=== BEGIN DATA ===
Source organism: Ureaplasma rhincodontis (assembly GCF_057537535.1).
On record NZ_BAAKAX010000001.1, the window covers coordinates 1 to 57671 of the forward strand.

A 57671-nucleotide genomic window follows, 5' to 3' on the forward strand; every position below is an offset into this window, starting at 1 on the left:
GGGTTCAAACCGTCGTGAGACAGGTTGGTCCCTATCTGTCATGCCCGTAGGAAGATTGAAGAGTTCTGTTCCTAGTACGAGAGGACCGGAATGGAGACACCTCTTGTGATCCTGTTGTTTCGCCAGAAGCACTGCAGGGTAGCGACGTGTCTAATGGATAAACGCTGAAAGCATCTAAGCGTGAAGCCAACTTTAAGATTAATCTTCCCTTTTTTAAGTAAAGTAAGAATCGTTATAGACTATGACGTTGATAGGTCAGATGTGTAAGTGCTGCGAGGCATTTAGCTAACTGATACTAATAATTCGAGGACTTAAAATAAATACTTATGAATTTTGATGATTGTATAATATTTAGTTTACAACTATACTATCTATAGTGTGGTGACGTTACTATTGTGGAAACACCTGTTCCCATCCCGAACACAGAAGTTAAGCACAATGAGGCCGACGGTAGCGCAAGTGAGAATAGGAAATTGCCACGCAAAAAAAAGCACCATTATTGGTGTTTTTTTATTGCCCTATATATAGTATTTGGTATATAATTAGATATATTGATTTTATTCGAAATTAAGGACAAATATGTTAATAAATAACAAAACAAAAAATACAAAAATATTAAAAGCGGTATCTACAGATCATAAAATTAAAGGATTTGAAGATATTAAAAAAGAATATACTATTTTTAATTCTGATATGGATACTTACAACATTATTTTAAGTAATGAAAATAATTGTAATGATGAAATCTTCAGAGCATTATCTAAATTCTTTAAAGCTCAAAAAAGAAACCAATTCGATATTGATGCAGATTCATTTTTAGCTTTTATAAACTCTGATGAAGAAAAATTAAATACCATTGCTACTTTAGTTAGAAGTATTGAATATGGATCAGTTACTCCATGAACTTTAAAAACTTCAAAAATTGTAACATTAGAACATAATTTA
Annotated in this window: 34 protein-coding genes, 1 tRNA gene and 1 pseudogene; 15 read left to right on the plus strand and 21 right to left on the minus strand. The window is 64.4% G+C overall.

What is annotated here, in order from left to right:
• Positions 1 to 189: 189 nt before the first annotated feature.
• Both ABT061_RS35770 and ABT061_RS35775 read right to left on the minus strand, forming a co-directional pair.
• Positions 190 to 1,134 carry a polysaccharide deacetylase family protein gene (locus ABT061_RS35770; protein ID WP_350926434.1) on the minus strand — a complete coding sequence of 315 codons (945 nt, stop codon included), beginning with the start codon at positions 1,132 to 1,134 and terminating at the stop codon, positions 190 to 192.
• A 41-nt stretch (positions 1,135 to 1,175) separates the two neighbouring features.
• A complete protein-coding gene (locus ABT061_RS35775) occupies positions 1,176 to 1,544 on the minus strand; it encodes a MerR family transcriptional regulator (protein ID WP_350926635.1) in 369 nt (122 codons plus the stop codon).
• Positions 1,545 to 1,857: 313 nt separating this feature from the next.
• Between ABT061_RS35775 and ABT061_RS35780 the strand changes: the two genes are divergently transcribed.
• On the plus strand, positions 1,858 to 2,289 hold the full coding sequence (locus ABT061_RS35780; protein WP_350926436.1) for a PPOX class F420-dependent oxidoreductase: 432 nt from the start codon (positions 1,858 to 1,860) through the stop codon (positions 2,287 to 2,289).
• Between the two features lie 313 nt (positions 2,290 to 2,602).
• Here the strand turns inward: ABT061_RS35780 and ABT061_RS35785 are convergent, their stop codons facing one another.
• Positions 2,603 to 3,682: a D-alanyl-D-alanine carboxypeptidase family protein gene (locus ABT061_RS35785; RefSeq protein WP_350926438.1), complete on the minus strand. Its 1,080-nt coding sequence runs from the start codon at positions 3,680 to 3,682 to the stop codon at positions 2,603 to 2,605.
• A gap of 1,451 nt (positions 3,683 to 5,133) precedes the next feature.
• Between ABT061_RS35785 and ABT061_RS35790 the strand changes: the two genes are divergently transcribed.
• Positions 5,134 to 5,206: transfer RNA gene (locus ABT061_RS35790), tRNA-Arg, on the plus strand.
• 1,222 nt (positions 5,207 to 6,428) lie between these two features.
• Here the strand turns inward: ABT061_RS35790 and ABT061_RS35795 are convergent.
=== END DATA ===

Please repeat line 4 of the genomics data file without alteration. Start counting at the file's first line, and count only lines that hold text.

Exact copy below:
GGGTTCAAACCGTCGTGAGACAGGTTGGTCCCTATCTGTCATGCCCGTAGGAAGATTGAAGAGTTCTGTTCCTAGTACGAGAGGACCGGAATGGAGACACCTCTTGTGATCCTGTTGTTTCGCCAGAAGCACTGCAGGGTAGCGACGTGTCTAATGGATAAACGCTGAAAGCATCTAAGCGTGAAGCCAACTTTAAGATTAATCTTCCCTTTTTTAAGTAAAGTAAGAATCGTTATAGACTATGACGTTGATAGGTCAGATGTGTAAGTGCTGCGAGGCATTTAGCTAACTGATACTAATAATTCGAGGACTTAAAATAAATACTTATGAATTTTGATGATTGTATAATATTTAGTTTACAACTATACTATCTATAGTGTGGTGACGTTACTATTGTGGAAACACCTGTTCCCATCCCGAACACAGAAGTTAAGCACAATGAGGCCGACGGTAGCGCAAGTGAGAATAGGAAATTGCCACGCAAAAAAAAGCACCATTATTGGTGTTTTTTTATTGCCCTATATATAGTATTTGGTATATAATTAGATATATTGATTTTATTCGAAATTAAGGACAAATATGTTAATAAATAACAAAACAAAAAATACAAAAATATTAAAAGCGGTATCTACAGATCATAAAATTAAAGGATTTGAAGATATTAAAAAAGAATATACTATTTTTAATTCTGATATGGATACTTACAACATTATTTTAAGTAATGAAAATAATTGTAATGATGAAATCTTCAGAGCATTATCTAAATTCTTTAAAGCTCAAAAAAGAAACCAATTCGATATTGATGCAGATTCATTTTTAGCTTTTATAAACTCTGATGAAGAAAAATTAAATACCATTGCTACTTTAGTTAGAAGTATTGAATATGGATCAGTTACTCCATGAACTTTAAAAACTTCAAAAATTGTAACATTAGAACATAATTTA